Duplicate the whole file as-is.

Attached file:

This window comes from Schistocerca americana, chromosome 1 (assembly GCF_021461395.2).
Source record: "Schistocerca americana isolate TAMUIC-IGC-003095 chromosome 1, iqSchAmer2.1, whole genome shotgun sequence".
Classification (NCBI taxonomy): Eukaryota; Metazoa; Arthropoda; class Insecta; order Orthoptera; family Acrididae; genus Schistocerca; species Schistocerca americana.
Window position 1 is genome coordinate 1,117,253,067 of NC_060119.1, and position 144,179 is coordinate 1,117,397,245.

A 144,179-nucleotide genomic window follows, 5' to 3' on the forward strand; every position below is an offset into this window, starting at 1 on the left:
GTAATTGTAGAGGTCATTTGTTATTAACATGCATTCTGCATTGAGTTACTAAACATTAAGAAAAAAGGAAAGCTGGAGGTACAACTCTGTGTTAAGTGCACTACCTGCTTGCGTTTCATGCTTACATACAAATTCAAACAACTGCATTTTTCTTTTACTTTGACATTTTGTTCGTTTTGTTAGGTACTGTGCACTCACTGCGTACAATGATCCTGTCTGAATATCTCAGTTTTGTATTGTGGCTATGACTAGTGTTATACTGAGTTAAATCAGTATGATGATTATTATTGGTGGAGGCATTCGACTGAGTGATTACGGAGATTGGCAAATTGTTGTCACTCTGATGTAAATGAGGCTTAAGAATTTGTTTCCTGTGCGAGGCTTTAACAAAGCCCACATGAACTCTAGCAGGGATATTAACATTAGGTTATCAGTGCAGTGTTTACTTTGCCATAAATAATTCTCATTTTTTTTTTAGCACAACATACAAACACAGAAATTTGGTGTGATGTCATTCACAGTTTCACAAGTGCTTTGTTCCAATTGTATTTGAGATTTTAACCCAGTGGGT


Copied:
This window comes from Schistocerca americana, chromosome 1 (assembly GCF_021461395.2).
Source record: "Schistocerca americana isolate TAMUIC-IGC-003095 chromosome 1, iqSchAmer2.1, whole genome shotgun sequence".
Classification (NCBI taxonomy): Eukaryota; Metazoa; Arthropoda; class Insecta; order Orthoptera; family Acrididae; genus Schistocerca; species Schistocerca americana.
Window position 1 is genome coordinate 1,117,253,067 of NC_060119.1, and position 144,179 is coordinate 1,117,397,245.

A 144,179-nucleotide genomic window follows, 5' to 3' on the forward strand; every position below is an offset into this window, starting at 1 on the left:
GTAATTGTAGAGGTCATTTGTTATTAACATGCATTCTGCATTGAGTTACTAAACATTAAGAAAAAAGGAAAGCTGGAGGTACAACTCTGTGTTAAGTGCACTACCTGCTTGCGTTTCATGCTTACATACAAATTCAAACAACTGCATTTTTCTTTTACTTTGACATTTTGTTCGTTTTGTTAGGTACTGTGCACTCACTGCGTACAATGATCCTGTCTGAATATCTCAGTTTTGTATTGTGGCTATGACTAGTGTTATACTGAGTTAAATCAGTATGATGATTATTATTGGTGGAGGCATTCGACTGAGTGATTACGGAGATTGGCAAATTGTTGTCACTCTGATGTAAATGAGGCTTAAGAATTTGTTTCCTGTGCGAGGCTTTAACAAAGCCCACATGAACTCTAGCAGGGATATTAACATTAGGTTATCAGTGCAGTGTTTACTTTGCCATAAATAATTCTCATTTTTTTTTTAGCACAACATACAAACACAGAAATTTGGTGTGATGTCATTCACAGTTTCACAAGTGCTTTGTTCCAATTGTATTTGAGATTTTAACCCAGTGGGT